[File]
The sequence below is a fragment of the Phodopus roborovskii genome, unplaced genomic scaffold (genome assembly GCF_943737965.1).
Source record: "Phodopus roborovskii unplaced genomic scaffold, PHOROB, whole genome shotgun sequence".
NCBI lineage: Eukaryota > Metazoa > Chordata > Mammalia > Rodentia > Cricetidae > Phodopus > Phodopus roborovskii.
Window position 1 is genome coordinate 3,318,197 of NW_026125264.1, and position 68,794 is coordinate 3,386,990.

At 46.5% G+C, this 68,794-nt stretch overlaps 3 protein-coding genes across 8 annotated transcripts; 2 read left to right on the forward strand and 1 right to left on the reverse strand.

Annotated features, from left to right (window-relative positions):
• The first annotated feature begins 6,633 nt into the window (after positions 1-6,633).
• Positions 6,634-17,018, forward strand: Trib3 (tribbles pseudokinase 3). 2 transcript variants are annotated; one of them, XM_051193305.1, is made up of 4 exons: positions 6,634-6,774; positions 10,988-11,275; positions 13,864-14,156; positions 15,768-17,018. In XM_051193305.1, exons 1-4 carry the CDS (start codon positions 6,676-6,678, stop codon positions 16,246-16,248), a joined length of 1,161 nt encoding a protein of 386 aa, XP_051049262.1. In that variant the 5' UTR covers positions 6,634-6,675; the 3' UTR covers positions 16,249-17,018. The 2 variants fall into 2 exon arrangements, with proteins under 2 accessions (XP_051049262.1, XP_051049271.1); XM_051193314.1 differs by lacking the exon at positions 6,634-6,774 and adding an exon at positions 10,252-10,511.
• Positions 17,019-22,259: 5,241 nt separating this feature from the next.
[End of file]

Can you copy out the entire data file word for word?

The sequence below is a fragment of the Phodopus roborovskii genome, unplaced genomic scaffold (genome assembly GCF_943737965.1).
Source record: "Phodopus roborovskii unplaced genomic scaffold, PHOROB, whole genome shotgun sequence".
NCBI lineage: Eukaryota > Metazoa > Chordata > Mammalia > Rodentia > Cricetidae > Phodopus > Phodopus roborovskii.
Window position 1 is genome coordinate 3,318,197 of NW_026125264.1, and position 68,794 is coordinate 3,386,990.

At 46.5% G+C, this 68,794-nt stretch overlaps 3 protein-coding genes across 8 annotated transcripts; 2 read left to right on the forward strand and 1 right to left on the reverse strand.

Annotated features, from left to right (window-relative positions):
• The first annotated feature begins 6,633 nt into the window (after positions 1-6,633).
• Positions 6,634-17,018, forward strand: Trib3 (tribbles pseudokinase 3). 2 transcript variants are annotated; one of them, XM_051193305.1, is made up of 4 exons: positions 6,634-6,774; positions 10,988-11,275; positions 13,864-14,156; positions 15,768-17,018. In XM_051193305.1, exons 1-4 carry the CDS (start codon positions 6,676-6,678, stop codon positions 16,246-16,248), a joined length of 1,161 nt encoding a protein of 386 aa, XP_051049262.1. In that variant the 5' UTR covers positions 6,634-6,675; the 3' UTR covers positions 16,249-17,018. The 2 variants fall into 2 exon arrangements, with proteins under 2 accessions (XP_051049262.1, XP_051049271.1); XM_051193314.1 differs by lacking the exon at positions 6,634-6,774 and adding an exon at positions 10,252-10,511.
• Positions 17,019-22,259: 5,241 nt separating this feature from the next.